How bold political choices, aligning schemes can improve India's healthcare That health is not 'merely the absence of disease or infirmity', but 'is a fundamental human right'.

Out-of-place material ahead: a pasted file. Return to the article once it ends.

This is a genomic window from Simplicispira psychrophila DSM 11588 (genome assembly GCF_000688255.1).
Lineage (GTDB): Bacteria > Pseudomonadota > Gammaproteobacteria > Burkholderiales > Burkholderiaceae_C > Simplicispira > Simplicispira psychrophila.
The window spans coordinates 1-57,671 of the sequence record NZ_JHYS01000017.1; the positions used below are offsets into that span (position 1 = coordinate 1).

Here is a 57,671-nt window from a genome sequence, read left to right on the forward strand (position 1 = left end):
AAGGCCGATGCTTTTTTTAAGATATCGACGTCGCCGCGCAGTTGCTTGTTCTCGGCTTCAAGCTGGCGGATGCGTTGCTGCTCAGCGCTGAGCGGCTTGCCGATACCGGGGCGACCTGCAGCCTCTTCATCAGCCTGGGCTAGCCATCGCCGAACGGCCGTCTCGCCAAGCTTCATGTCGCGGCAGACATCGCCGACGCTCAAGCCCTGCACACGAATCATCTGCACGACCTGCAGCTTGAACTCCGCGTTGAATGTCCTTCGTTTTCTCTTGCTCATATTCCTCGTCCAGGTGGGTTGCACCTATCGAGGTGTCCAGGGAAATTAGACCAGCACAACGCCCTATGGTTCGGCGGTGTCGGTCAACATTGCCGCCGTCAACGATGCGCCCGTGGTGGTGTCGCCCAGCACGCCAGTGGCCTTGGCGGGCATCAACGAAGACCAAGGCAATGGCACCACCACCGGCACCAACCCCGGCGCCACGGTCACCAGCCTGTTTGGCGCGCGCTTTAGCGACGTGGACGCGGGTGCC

India has to move from vertical to comprehensive programmes, improve quality and access, hire more mid-level health workers and increase funding to improve primary care for achieving universal health coverage, public health experts told IndiaSpend. That health is not “merely the absence of disease or infirmity”, but “is a fundamental human right” was proclaimed 40 years ago in the Alma-Ata declaration in Kazakhstan in 1978. On October 25 and 26, 2018, the declaration was reiterated by 197 countries around the world as they signed the Declaration of Astana that vowed to strengthen primary healthcare as an essential step for achieving universal health coverage. India, also a signatory to the Astana declaration, has to strengthen primary healthcare if it has to achieve health for all since it accounts for 17% global burden of maternal deaths, the highest number of tuberculosis cases and deaths in the world and the highest number of stunted children in the world. As many as 55 million Indians slipped into poverty in 2011-12 because of health catastrophes they could not afford. The Declaration of Astana makes four key pledges: (1) make bold political choices for health across all sectors (2) build sustainable primary health care (3) empower individuals and communities (4) align stakeholder support to national policies, strategies and plans. “[Astana declaration] is very important for not just India but the world as a whole to be reminded of the importance of primary healthcare as the foundation of a health system and as the critical component for achieving universal healthcare. It’s a timely reminder,” said K Sujatha Rao, former union secretary of health, public health expert and author of Do We Care: India’s Health System. Shift from vertical programmes to holistic care Even though the Alma Ata declaration called for global commitment to comprehensive primary health care in 1978, donor-driven programmes steered low and middle income countries towards ‘selective healthcare’ focussing on a few diseases and health needs, said K Srinath Reddy, president, Public Health Foundation of India, a think-tank and research institute. Business Standard